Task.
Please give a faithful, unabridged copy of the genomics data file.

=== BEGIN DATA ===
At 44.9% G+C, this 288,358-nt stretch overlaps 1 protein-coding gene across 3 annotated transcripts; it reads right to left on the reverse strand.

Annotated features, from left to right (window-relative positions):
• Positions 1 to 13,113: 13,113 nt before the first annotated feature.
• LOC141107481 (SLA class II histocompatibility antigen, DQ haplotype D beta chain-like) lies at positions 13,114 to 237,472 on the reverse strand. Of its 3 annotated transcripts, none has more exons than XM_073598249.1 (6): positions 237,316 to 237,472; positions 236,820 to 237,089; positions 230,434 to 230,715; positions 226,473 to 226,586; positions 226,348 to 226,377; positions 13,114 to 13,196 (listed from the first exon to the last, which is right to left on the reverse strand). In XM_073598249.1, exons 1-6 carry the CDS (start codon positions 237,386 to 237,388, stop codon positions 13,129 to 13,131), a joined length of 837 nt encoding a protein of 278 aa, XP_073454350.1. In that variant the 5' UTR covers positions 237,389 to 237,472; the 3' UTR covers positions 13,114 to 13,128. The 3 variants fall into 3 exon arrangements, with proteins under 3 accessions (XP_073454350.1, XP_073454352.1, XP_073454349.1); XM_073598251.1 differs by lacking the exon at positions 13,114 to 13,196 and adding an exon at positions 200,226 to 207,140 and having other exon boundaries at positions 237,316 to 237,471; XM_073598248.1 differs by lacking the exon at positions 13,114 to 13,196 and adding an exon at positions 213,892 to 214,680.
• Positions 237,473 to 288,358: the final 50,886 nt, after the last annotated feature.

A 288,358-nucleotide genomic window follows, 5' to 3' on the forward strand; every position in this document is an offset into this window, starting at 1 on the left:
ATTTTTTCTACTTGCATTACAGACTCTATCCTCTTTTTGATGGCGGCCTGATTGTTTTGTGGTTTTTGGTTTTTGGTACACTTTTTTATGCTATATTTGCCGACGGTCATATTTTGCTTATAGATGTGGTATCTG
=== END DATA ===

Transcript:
At 44.9% G+C, this 288,358-nt stretch overlaps 1 protein-coding gene across 3 annotated transcripts; it reads right to left on the reverse strand.

Annotated features, from left to right (window-relative positions):
• Positions 1 to 13,113: 13,113 nt before the first annotated feature.
• LOC141107481 (SLA class II histocompatibility antigen, DQ haplotype D beta chain-like) lies at positions 13,114 to 237,472 on the reverse strand. Of its 3 annotated transcripts, none has more exons than XM_073598249.1 (6): positions 237,316 to 237,472; positions 236,820 to 237,089; positions 230,434 to 230,715; positions 226,473 to 226,586; positions 226,348 to 226,377; positions 13,114 to 13,196 (listed from the first exon to the last, which is right to left on the reverse strand). In XM_073598249.1, exons 1-6 carry the CDS (start codon positions 237,386 to 237,388, stop codon positions 13,129 to 13,131), a joined length of 837 nt encoding a protein of 278 aa, XP_073454350.1. In that variant the 5' UTR covers positions 237,389 to 237,472; the 3' UTR covers positions 13,114 to 13,128. The 3 variants fall into 3 exon arrangements, with proteins under 3 accessions (XP_073454350.1, XP_073454352.1, XP_073454349.1); XM_073598251.1 differs by lacking the exon at positions 13,114 to 13,196 and adding an exon at positions 200,226 to 207,140 and having other exon boundaries at positions 237,316 to 237,471; XM_073598248.1 differs by lacking the exon at positions 13,114 to 13,196 and adding an exon at positions 213,892 to 214,680.
• Positions 237,473 to 288,358: the final 50,886 nt, after the last annotated feature.

A 288,358-nucleotide genomic window follows, 5' to 3' on the forward strand; every position in this document is an offset into this window, starting at 1 on the left:
ATTTTTTCTACTTGCATTACAGACTCTATCCTCTTTTTGATGGCGGCCTGATTGTTTTGTGGTTTTTGGTTTTTGGTACACTTTTTTATGCTATATTTGCCGACGGTCATATTTTGCTTATAGATGTGGTATCTG